What is a brokered deposit?
Brokered deposit means any deposit that is obtained, directly or indirectly, from or through the mediation or assistance of a deposit broker. The term deposit broker means (1) any person engaged in the business of placing deposits, or facilitating the placement of deposits, of third parties with insured depository institutions, or the business of placing deposits with insured depository institutions for the purpose of selling interests in those deposits to third parties; and (2) an agent or trustee who establishes a deposit account to facilitate a business arrangement with an insured depository institution to use the proceeds of the account to fund a prearranged loan.
Can well capitalized FDIC regulated institutions accept brokered deposits?
Yes. Well-capitalized institutions may accept brokered deposits, subject to the conditions described below. An institution is also required to report the volume of brokered deposits being held on their quarterly Call Report.
Can undercapitalized FDIC regulated institution accept brokered deposits?
No. An undercapitalized insured depository institution may not accept, renew, or roll over any brokered deposit. The Corporation may, on a case-by-case basis and upon application by insured depository institution which is adequately capitalized (but not well capitalized) waive the applicability of subsection (a) upon a finding that the acceptance of such deposits does not constitute an unsafe or unsound practice with respect to such institution.
Is there a limit to how much brokered deposits a FDIC regulated institution can accept? If Yes how much?
There is no preset dollar limit for brokered deposits. However, the acceptance of brokered deposits by well-capitalized institutions is subject to the same considerations and concerns applicable to any other type of special funding. These concerns relate to volume, availability, cost, volatility, and maturities and how the use of such special funding fits into the institution’s overall liability and liquidity management plans. There should be no particular stigma attached to the acceptance of brokered deposit per se, and the proper use of such deposits should not be discouraged.
Are funds that are attracted by FDIC regulated institutions that use rate services that charge a subscription fee considered brokers deposits?
When determining if a listing service is a deposit broker under section 337.6 of the FDIC rules and regulations, “brokered deposits” do not include those deposits obtained by listing a service that meets the following criteria:
The person or entity providing the listing service is compensated solely by means of subscription fees (i.e., the fees paid by subscribers as payment for their opportunity to see the rates gathered by the listing service) and/or listing fees (i.e., the fees paid by depository institutions as payment for their opportunity to list or “post” their rates). The listing service does not require a depository institution to pay for other services offered by the listing service or its affiliates as a condition precedent to being listed.
The fees paid by depository institutions are flat fees: they are not calculated based on the number or dollar amount of deposits accepted by the depository institution as a result of the listing of the depository institution’s rates.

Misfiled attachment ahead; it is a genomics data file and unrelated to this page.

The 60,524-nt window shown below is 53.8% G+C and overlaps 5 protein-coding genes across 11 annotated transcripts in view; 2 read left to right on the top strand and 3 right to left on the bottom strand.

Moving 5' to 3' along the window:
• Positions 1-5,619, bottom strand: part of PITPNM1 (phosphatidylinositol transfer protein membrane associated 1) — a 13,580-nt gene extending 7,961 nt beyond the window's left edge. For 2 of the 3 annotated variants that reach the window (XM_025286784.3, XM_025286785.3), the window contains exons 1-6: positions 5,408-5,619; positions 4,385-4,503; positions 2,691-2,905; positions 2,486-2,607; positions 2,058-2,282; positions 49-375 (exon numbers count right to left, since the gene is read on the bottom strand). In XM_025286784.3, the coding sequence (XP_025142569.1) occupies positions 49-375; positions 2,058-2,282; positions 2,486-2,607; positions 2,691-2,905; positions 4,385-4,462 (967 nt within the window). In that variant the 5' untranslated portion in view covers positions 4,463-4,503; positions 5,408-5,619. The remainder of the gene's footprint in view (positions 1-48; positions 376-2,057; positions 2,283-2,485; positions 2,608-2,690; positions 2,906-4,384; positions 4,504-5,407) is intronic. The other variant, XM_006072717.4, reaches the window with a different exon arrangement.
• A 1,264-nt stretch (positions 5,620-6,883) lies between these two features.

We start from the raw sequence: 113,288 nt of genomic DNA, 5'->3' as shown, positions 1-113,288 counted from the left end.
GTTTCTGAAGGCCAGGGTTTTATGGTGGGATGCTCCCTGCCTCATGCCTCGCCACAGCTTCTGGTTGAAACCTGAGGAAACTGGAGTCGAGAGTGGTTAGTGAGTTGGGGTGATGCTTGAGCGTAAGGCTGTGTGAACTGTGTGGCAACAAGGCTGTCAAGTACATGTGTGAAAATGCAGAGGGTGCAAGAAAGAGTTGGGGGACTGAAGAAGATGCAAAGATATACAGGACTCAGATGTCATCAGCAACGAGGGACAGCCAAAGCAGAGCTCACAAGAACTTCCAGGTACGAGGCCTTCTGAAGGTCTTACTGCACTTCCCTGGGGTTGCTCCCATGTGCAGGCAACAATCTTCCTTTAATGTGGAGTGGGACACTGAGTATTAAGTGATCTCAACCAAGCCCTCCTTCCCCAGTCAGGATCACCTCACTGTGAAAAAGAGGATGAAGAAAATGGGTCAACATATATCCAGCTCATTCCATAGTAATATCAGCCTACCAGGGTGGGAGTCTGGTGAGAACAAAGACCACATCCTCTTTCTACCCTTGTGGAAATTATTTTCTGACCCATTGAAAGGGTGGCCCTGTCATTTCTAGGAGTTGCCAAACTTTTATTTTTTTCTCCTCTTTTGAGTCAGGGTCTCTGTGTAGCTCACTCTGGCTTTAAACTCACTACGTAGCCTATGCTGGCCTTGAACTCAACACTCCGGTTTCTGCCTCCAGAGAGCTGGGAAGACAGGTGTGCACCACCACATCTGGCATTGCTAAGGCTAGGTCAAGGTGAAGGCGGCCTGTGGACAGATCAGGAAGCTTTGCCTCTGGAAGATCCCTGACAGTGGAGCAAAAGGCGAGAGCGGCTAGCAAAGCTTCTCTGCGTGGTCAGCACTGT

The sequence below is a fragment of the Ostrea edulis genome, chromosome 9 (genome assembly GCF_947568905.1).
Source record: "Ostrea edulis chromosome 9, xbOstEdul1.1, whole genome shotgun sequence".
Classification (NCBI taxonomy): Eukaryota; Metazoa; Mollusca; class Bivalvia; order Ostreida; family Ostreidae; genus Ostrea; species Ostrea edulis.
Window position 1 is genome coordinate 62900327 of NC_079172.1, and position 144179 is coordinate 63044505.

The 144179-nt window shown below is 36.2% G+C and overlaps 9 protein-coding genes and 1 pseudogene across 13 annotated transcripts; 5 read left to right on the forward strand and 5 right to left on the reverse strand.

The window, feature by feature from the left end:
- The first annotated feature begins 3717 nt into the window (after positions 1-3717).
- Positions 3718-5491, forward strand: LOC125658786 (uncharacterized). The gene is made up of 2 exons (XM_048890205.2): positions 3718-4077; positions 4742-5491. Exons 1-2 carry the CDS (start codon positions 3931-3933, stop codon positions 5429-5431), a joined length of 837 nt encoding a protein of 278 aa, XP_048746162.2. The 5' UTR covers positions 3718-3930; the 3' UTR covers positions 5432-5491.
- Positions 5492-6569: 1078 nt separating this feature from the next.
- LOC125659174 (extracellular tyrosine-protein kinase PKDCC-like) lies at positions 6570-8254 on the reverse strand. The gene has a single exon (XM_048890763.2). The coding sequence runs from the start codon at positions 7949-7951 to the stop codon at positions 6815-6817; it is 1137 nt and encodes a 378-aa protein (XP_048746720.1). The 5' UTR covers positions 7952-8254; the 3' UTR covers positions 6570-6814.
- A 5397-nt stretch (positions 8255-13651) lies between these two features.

In exchange for fees, the listing services perform no service except for the gathering and transmission of information concerning the availability of deposits. This information may include an insured depository institution’s name, address (including email address), telephone number, and interest rates. Except for providing this information, the listing service does not serve as a liaison between depositors and depository institutions. For example, the listing services do not pass information about a depositor to a depository institution.
The listing service is not involved in placing deposits or confirming the placement of deposits. Any funds to be invested in deposit accounts are remitted directly by the depositor to the insured depository institution and not, directly or indirectly, by or through the listing service.
Deposits placed by the broker are insured as fiduciary accounts, under 12 CFR 330.7. Those rules state that:
When the broker is placing funds in the name of the brokerage firm as agent for one or more clients, and all information on the account passes through the broker, these accounts can be insured as to each client ONLY if the broker meets the record-keeping requirements of the insurance regulations. Those requirements are:
The title of the account should reflect that the funds are being held in a fiduciary capacity. “ABC Investments as agent for others” or “ABC Investments Client investment account” would be two examples of account titles that would meet this requirement.
The identities of the principles (clients) and their ownership interest must be ascertainable either from the records of the institution or, more usually, from the records of the account holder (the broker).
In the event of a closing, the FDIC would make payment to the broker, since generally the only name on the account records would be that of the broker. Prior to receiving payment beyond the $100,000 minimum, the broker would need to provide us with the information described above. The terms under which the broker will transfer this payment to their clients or simply reinvest the funds in another institution would be set forth in the CD contract.